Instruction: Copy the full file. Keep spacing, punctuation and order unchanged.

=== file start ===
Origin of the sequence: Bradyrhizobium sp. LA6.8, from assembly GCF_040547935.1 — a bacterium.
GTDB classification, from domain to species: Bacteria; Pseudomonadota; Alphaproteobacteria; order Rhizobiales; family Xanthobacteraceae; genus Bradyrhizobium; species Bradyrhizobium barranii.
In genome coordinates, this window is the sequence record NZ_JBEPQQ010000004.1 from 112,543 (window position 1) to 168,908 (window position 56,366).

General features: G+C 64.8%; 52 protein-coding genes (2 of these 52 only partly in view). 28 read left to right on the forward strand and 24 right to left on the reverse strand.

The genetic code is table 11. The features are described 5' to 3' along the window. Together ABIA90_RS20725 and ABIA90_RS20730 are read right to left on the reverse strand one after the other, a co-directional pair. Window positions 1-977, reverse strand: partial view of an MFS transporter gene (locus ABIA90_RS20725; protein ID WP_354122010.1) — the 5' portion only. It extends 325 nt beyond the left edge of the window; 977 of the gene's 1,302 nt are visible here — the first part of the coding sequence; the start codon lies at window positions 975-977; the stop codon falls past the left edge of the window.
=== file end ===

Origin of the sequence: Bradyrhizobium sp. LA6.8, from assembly GCF_040547935.1 — a bacterium.
GTDB classification, from domain to species: Bacteria; Pseudomonadota; Alphaproteobacteria; order Rhizobiales; family Xanthobacteraceae; genus Bradyrhizobium; species Bradyrhizobium barranii.
In genome coordinates, this window is the sequence record NZ_JBEPQQ010000004.1 from 112,543 (window position 1) to 168,908 (window position 56,366).

General features: G+C 64.8%; 52 protein-coding genes (2 of these 52 only partly in view). 28 read left to right on the forward strand and 24 right to left on the reverse strand.

The genetic code is table 11. The features are described 5' to 3' along the window. Together ABIA90_RS20725 and ABIA90_RS20730 are read right to left on the reverse strand one after the other, a co-directional pair. Window positions 1-977, reverse strand: partial view of an MFS transporter gene (locus ABIA90_RS20725; protein ID WP_354122010.1) — the 5' portion only. It extends 325 nt beyond the left edge of the window; 977 of the gene's 1,302 nt are visible here — the first part of the coding sequence; the start codon lies at window positions 975-977; the stop codon falls past the left edge of the window.